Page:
The acting was well up to SEDOS’ high standard and I really liked every character in the show. My stand-out favourite both as a character and actor Robert Pennant Jones as family patriarch Martin Vanderhof. Not only does Martin have some wonderful moments, particularly in the second act, but Robert delivers the lines with such conviction that I was actually thinking over what he said as I was getting ready for work this morning and questioning some of my life choices.
Anyhow, despite being a bit of a slow starter, You Can’t Take it With You was a first-rate show delivered in a highly competent and professional way by a great cast. It is a highly entertaining production that left me with a big smile on my face and some lovely memories of my night with the Sycamore/Carmichael/Vanderhof family.
Review by Terry Eastham
Sedos presents a revival of the award-winning 1930s comedy You Can’t Take it With You at the Bridewell Theatre, off Fleet Street, from 10 – 14 April 2018. Written by popular comedy writing duo, Moss Hart and George S. Kaufman, the play won the 1937 Pulitzer Prize for Drama and was then adapted for the screen, winning the 1938 Academy Award for Best Picture and Best Director. The play had a Tony Award-winning revival on Broadway in 2014 starring James Earl Jones and Rose Byrne.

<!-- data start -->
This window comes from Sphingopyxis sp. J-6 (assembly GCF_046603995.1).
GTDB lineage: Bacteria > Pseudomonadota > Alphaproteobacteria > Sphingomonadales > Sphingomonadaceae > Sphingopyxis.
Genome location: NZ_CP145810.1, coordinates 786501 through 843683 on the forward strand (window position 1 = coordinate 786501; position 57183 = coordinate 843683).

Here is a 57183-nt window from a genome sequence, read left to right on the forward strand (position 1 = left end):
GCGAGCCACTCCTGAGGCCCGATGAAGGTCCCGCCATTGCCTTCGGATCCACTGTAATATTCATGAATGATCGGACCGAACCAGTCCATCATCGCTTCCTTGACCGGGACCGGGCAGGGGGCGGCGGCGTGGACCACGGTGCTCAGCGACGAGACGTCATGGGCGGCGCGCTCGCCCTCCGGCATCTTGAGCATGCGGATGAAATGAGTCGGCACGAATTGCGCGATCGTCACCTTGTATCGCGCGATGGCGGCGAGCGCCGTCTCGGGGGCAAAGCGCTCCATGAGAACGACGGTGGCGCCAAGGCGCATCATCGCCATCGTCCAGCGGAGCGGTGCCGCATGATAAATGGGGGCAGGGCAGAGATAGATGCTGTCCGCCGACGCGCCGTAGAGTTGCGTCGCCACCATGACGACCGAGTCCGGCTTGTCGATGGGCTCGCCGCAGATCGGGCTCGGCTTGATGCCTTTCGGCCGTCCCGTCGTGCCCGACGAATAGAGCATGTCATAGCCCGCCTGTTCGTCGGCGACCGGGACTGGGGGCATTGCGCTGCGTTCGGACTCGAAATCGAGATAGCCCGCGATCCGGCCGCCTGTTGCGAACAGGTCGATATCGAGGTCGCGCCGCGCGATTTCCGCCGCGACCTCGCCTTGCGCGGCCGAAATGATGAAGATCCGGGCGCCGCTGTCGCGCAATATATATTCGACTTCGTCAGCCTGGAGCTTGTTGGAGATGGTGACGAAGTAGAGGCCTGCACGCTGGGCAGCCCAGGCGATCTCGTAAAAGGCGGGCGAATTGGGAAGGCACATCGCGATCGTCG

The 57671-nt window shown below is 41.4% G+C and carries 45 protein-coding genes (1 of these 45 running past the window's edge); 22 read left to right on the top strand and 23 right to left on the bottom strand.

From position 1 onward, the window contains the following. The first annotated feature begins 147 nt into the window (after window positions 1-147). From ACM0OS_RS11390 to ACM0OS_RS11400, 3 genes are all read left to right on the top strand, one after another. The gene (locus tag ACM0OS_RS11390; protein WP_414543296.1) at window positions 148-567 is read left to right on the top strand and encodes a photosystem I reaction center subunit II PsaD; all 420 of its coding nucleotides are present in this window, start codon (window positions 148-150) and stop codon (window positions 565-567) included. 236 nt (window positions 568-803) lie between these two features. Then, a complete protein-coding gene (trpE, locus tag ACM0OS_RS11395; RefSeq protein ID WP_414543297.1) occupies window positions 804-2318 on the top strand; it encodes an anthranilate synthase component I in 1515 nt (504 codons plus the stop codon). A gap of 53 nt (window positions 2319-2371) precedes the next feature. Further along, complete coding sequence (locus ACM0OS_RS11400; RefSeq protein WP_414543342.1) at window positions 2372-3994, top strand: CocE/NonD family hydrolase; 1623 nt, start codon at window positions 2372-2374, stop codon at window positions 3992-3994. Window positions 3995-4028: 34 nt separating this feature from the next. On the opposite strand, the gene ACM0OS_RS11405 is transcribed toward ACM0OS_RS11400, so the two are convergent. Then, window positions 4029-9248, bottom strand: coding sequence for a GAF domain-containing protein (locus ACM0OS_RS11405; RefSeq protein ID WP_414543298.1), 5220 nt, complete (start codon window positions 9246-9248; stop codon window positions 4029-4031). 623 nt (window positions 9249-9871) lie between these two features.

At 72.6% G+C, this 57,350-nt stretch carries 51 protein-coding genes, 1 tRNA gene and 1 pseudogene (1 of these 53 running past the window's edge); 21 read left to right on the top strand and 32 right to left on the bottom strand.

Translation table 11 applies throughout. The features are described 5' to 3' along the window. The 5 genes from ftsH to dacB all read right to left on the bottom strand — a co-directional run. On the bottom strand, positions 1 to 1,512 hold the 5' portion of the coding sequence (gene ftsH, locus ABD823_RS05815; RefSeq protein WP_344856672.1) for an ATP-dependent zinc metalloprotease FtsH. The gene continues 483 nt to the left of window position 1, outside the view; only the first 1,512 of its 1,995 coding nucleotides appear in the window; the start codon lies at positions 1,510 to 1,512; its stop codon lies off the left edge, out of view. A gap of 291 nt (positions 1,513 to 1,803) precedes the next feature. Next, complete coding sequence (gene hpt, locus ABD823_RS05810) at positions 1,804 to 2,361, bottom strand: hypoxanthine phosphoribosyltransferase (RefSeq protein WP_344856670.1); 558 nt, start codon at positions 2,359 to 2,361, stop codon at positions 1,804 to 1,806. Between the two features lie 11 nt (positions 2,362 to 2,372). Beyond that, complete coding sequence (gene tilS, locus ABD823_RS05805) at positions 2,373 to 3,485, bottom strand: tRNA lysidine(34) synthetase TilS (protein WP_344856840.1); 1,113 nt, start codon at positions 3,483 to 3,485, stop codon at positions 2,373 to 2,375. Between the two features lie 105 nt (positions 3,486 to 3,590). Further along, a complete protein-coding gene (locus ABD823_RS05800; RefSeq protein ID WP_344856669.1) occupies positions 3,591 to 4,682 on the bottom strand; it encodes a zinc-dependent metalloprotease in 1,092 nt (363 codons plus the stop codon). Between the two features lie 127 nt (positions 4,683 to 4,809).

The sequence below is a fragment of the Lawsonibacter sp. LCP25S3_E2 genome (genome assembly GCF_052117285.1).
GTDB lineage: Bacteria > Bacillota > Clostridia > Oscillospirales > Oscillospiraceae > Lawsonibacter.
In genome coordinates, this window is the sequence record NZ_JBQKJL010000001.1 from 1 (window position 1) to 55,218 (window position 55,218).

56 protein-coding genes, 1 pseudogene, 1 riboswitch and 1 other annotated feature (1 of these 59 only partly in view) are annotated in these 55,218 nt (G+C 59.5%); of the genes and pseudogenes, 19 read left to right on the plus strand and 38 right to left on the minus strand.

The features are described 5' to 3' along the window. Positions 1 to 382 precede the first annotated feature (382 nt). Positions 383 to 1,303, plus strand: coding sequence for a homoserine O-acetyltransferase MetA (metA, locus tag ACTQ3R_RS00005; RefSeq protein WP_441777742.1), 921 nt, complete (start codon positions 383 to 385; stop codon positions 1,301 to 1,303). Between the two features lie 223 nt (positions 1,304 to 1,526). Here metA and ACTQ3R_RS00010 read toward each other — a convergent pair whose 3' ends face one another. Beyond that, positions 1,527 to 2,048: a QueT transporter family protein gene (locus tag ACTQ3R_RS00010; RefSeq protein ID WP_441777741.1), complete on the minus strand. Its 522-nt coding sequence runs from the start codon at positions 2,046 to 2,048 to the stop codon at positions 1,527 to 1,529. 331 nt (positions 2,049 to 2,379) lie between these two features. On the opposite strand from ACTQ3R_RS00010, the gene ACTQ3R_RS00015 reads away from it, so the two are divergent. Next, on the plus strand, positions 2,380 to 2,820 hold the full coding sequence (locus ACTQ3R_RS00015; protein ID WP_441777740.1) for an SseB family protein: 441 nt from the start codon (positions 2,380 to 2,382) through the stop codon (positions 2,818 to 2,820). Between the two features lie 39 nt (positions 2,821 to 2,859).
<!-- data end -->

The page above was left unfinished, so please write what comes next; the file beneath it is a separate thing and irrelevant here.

Set in the summer of 1938, New York City, You Can’t Take it With You introduces you to the Sycamores, an eccentric family who live life to the fullest by pursuing their passions – no matter how bizarre. Their routine is disrupted when their daughter Alice wants to bring her new fiancé and his ultra-conservative Wall Street family home for dinner. The brusque Sycamores must straighten up to meet the new in-laws and despite all best-laid plans, mishaps and mayhem ensue.
ESSIE CARMICHAEL | Sarah Berryman
THE GRAND DUCHESS OLGA KATRINA | Lily Ann Green
DE PINNA | James Cross
RHEBA | Lisa Depuis
DONALD | Joe Docherty
PAUL SYCAMORE | Mark Watson Gray
ANTHONY KIRBY | Craig Karpel
MIRIAM KIRBY | Cathy Abbott
TONY KIRBY | Graeme Langford
ED CARMICHAEL | David Pearson
MARTIN VANDERHOF | Robert Pennant Jones
ALICE SYCAMORE | Izzi Richardson
PENNY SYCAMORE | Dara Seitzman
BORIS KOLENKHOV | Matt Tylianakis
WILBUR HENDERSON | Nelson Wan
DIRECTOR | Nick Mouton
PRODUCER | Peta Walmsley
PRODUCTION MANAGER | Andrew Laidlaw
STAGE MANAGER | Rebecca Moran
ASSITANT STAGE MANAGER | Frederica Byron
SET DESIGN | Peter Foster
LIGHTING DESIGN | Laurence Tuerk
MASTER CARPENTER | Andy Hind
COSTUME DESIGN | Andrea Ortiz
FIGHT COORDINATOR | Dan Styles
MUSIC TUTOR | Ben Thiele-Long
COMMITTEE LIAISON & DANCE COORDINATOR| Kimberly Barker
You Can’t Take it With You
Written by | MOSS HART and GEORGE S. KAUFMAN
Tuesday 10 to Saturday 14 April 2018
Evenings at 7.30pm, Saturday matinee at 2.30pm
Bride Lane, off Fleet Street
London EC4Y 8EQ
Box office: www.sedos.co.uk